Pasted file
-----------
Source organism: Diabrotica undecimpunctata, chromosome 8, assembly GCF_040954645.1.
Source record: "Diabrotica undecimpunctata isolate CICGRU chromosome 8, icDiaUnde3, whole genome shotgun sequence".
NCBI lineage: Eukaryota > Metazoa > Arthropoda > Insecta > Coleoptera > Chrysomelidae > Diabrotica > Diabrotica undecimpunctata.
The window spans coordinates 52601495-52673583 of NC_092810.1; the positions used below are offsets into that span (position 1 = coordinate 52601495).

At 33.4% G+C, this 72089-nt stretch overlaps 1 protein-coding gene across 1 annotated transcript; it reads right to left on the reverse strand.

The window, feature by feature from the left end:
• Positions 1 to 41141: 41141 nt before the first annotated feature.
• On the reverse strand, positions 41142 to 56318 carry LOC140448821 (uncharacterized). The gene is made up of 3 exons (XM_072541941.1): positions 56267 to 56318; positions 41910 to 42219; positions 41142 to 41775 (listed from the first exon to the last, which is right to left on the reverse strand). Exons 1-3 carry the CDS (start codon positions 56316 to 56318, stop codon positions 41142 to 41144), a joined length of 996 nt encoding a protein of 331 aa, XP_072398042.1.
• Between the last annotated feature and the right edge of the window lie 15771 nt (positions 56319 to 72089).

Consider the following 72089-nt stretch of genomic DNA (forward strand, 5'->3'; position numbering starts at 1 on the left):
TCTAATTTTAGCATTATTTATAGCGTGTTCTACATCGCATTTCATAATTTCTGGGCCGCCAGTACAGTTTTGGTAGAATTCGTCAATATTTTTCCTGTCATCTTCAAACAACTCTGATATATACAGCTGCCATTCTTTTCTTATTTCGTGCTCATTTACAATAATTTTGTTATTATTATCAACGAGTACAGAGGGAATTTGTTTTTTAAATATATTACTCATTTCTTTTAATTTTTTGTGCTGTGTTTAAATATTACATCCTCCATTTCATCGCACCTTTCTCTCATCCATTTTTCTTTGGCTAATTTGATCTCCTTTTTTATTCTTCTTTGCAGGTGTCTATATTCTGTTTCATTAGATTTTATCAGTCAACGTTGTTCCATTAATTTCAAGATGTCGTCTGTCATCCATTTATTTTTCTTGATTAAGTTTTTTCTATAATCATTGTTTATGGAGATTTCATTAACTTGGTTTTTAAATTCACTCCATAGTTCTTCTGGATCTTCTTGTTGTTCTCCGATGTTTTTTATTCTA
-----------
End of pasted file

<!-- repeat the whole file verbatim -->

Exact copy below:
Source organism: Diabrotica undecimpunctata, chromosome 8, assembly GCF_040954645.1.
Source record: "Diabrotica undecimpunctata isolate CICGRU chromosome 8, icDiaUnde3, whole genome shotgun sequence".
NCBI lineage: Eukaryota > Metazoa > Arthropoda > Insecta > Coleoptera > Chrysomelidae > Diabrotica > Diabrotica undecimpunctata.
The window spans coordinates 52601495-52673583 of NC_092810.1; the positions used below are offsets into that span (position 1 = coordinate 52601495).

At 33.4% G+C, this 72089-nt stretch overlaps 1 protein-coding gene across 1 annotated transcript; it reads right to left on the reverse strand.

The window, feature by feature from the left end:
• Positions 1 to 41141: 41141 nt before the first annotated feature.
• On the reverse strand, positions 41142 to 56318 carry LOC140448821 (uncharacterized). The gene is made up of 3 exons (XM_072541941.1): positions 56267 to 56318; positions 41910 to 42219; positions 41142 to 41775 (listed from the first exon to the last, which is right to left on the reverse strand). Exons 1-3 carry the CDS (start codon positions 56316 to 56318, stop codon positions 41142 to 41144), a joined length of 996 nt encoding a protein of 331 aa, XP_072398042.1.
• Between the last annotated feature and the right edge of the window lie 15771 nt (positions 56319 to 72089).

Consider the following 72089-nt stretch of genomic DNA (forward strand, 5'->3'; position numbering starts at 1 on the left):
TCTAATTTTAGCATTATTTATAGCGTGTTCTACATCGCATTTCATAATTTCTGGGCCGCCAGTACAGTTTTGGTAGAATTCGTCAATATTTTTCCTGTCATCTTCAAACAACTCTGATATATACAGCTGCCATTCTTTTCTTATTTCGTGCTCATTTACAATAATTTTGTTATTATTATCAACGAGTACAGAGGGAATTTGTTTTTTAAATATATTACTCATTTCTTTTAATTTTTTGTGCTGTGTTTAAATATTACATCCTCCATTTCATCGCACCTTTCTCTCATCCATTTTTCTTTGGCTAATTTGATCTCCTTTTTTATTCTTCTTTGCAGGTGTCTATATTCTGTTTCATTAGATTTTATCAGTCAACGTTGTTCCATTAATTTCAAGATGTCGTCTGTCATCCATTTATTTTTCTTGATTAAGTTTTTTCTATAATCATTGTTTATGGAGATTTCATTAACTTGGTTTTTAAATTCACTCCATAGTTCTTCTGGATCTTCTTGTTGTTCTCCGATGTTTTTTATTCTA